Cleveland

Cleveland, Ohio is yet another city that holds a special place in the heart of the AutoSlash team. The host airport of a former Continental Airlines hub, a few of us had memberships to the Rock and Roll Hall of Fame gifted by that airline. The city also has a number of fantastic sports teams plus the Cleveland Browns. Add a river that's caught on fire more than a dozen times* and one knows that they are in a happening place with a true industrial history. The city even adopted their own rental car transaction fee before the rival city of Pittsburgh, Pennsylvania, and that fee is a reason for a visit by the AutoSlash Fee Detective.

* The Cuyahoga River: Fire-free (as far as we know) since 1969.

A Fee on Expensive ($25+) Rentals 

The City of Cleveland implemented a "Motor Vehicle Lessor Tax" in the year 1991. The tax was originally set at $3 on all rental transactions between April 1, 1991 and April 1, 1992. From there, it became $4 on all rentals with a contract price above $16 between April 1, 1992 and August 1, 1995, and then $6 on all rentals with a contract price above $25 after August 1, 1995. 

  • What happens when the contract price is above $25 today? Glad you asked. The City of Cleveland receives the $6 tax.
  • What happens when the contract price is above $25 but well under $25 after discounts? Glad you asked. The City of Cleveland receives the $6 tax.

There's an unfortunate ambiguity in the law when it comes to this tax. The law says there's a $6 tax when a rental contract is greater than $25 but doesn't address what happens when a rental contract is less than $25 after discounts. How do rental car companies respond when a law's poorly written but has been on the books for more than 26 years? Well, it's better for a rental car company to overcollect and remit a payment that's too high than to undercollect a tax or remit the wrong amount (see Hertz in Pittsburgh).

None of the AutoSlash team are lawyers but it's clear that the law doesn't address rentals where the post-discount amount is less than $25.  And a $6 flat tax is a much higher percentage burden on the cheapest rentals. For instance, this $19.14 base rate rental gets subjected to the tax despite another $5 discount shrinking the "base rate" to $14.14. The problem? The total rate with other taxes was $25.49 before the $5 discount ($19.14 plus $6.35 in taxes). Encountering another $6 tax from the City because of other taxes the City imposes is not consumer friendly.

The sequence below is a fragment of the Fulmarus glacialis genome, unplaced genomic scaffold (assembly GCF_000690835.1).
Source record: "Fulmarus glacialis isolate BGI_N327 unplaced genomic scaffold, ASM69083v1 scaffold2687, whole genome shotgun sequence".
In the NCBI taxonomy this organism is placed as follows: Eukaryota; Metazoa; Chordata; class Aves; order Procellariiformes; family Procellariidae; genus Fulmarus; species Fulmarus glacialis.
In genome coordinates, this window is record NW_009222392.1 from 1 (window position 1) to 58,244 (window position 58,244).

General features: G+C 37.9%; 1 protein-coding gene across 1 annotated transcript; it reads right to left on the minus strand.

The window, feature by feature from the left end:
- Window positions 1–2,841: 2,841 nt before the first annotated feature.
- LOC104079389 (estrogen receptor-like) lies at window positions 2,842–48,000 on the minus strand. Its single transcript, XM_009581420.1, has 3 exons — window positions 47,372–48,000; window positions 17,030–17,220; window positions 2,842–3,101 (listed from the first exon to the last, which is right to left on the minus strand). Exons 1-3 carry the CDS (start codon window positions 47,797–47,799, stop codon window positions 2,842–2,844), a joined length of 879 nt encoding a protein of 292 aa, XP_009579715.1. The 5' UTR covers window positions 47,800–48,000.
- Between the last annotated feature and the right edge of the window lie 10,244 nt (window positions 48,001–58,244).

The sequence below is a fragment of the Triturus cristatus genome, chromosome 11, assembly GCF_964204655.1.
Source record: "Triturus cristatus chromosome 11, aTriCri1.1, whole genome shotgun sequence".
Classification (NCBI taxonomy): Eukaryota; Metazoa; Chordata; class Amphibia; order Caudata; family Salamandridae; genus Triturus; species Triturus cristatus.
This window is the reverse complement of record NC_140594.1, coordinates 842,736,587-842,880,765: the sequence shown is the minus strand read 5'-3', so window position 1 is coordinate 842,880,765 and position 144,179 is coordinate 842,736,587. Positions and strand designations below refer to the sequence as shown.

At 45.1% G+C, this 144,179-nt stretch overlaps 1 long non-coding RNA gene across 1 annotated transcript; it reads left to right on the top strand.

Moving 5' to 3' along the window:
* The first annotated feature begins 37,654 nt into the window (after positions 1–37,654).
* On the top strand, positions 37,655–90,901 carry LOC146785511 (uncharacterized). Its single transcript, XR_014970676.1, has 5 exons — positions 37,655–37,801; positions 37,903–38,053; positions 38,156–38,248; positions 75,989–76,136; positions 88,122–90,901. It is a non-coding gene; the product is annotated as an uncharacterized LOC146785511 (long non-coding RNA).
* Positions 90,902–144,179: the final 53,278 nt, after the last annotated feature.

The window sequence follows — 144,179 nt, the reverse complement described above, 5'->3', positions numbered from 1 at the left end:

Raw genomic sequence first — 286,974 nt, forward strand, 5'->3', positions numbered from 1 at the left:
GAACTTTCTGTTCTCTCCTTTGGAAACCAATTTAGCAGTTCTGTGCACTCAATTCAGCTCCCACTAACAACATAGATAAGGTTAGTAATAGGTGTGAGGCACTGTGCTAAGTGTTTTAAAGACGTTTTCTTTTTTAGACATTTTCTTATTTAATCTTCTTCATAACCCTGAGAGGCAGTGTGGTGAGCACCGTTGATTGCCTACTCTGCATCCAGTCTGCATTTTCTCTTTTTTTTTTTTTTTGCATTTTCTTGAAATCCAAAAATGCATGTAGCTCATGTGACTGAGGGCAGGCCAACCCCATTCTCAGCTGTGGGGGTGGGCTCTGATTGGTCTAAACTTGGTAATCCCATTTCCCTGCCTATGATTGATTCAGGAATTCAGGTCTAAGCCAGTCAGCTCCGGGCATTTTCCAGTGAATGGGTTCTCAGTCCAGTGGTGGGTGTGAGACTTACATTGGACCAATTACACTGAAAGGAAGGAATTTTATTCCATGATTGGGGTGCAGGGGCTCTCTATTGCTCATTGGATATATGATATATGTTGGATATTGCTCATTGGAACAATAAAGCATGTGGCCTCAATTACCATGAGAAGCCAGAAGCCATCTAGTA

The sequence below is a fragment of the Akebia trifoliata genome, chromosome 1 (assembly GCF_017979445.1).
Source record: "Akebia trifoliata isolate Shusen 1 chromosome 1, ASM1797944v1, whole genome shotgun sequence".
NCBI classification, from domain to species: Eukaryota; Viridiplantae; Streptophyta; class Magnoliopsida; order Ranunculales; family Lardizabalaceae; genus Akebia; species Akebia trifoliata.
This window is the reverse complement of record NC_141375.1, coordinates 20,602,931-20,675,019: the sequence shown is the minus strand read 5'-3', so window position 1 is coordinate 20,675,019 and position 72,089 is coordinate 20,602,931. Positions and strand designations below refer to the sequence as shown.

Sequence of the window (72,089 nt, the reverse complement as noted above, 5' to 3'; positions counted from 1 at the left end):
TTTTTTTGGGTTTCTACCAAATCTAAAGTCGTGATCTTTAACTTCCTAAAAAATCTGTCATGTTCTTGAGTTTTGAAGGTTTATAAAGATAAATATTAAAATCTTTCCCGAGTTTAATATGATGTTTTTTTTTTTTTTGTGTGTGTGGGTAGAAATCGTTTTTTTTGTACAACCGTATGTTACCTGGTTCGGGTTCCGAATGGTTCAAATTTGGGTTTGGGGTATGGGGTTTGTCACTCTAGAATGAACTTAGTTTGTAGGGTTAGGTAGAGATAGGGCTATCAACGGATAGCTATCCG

Always nice to pay $12.35 in taxes on a $14.14 rental.

We reached out to the City of Cleveland requesting clarification but we don't have a good history of getting a response from municipalities when we ask questions about legal interpretations (such as why Denver residents have been assessed airport fees at off-airport locations). 

What's the Fundamental Purpose of this Tax?

Mad enough that if you find a great rental car deal, you might be stuck paying a tax that's not stipulated clearly in the City of Cleveland's tax code? It probably doesn't help to know that the City of Cleveland passed the tax simply to generate additional revenue for the General Fund. And the tax is effective -- it raises more than $3 million annually from individuals who are largely perceived to be visitors in rental cars. The enacting legislation suggested that the fee might be used for some noteworthy purpose:

For the purpose of providing funds for general municipal operations, procurement of fixed assets or permanent improvements, payment of debt charges, the elimination of deficits in City funds, contributions for recreational, cultural, and extracurricular programs in the Cleveland Public Schools, and for all other lawful purposes, an excise tax is hereby imposed upon the privilege of leasing motor vehicles within the City to a lessee.

Effectively, the "purpose" clause is meaningless. "An excise tax is hereby imposed upon the privilege of leasing motor vehicles within the City to a lessee" is concise and accurate but someone (ostensibly) didn't want the funds to be seen as nothing but a money grab. The City just promises to not break federal or state law with the proceeds and there's a possibility (highly improbable, but possible) that something positive just might happen for the students in the Cleveland Public School System as a result


Who will think of the children? Probably not the spenders of this tax revenue.

So the next time you're in Cleveland, enjoy the local scene as it's truly exceptional (well, a day at FirstEnergy Stadium is exceptional in a different sense of the term). Visit other communities along Lake Erie, such as the birthplace of Thomas Edison in nearby Milan. Just remember that when you pick up your ride, the City of Cleveland is also taking you for one.

 

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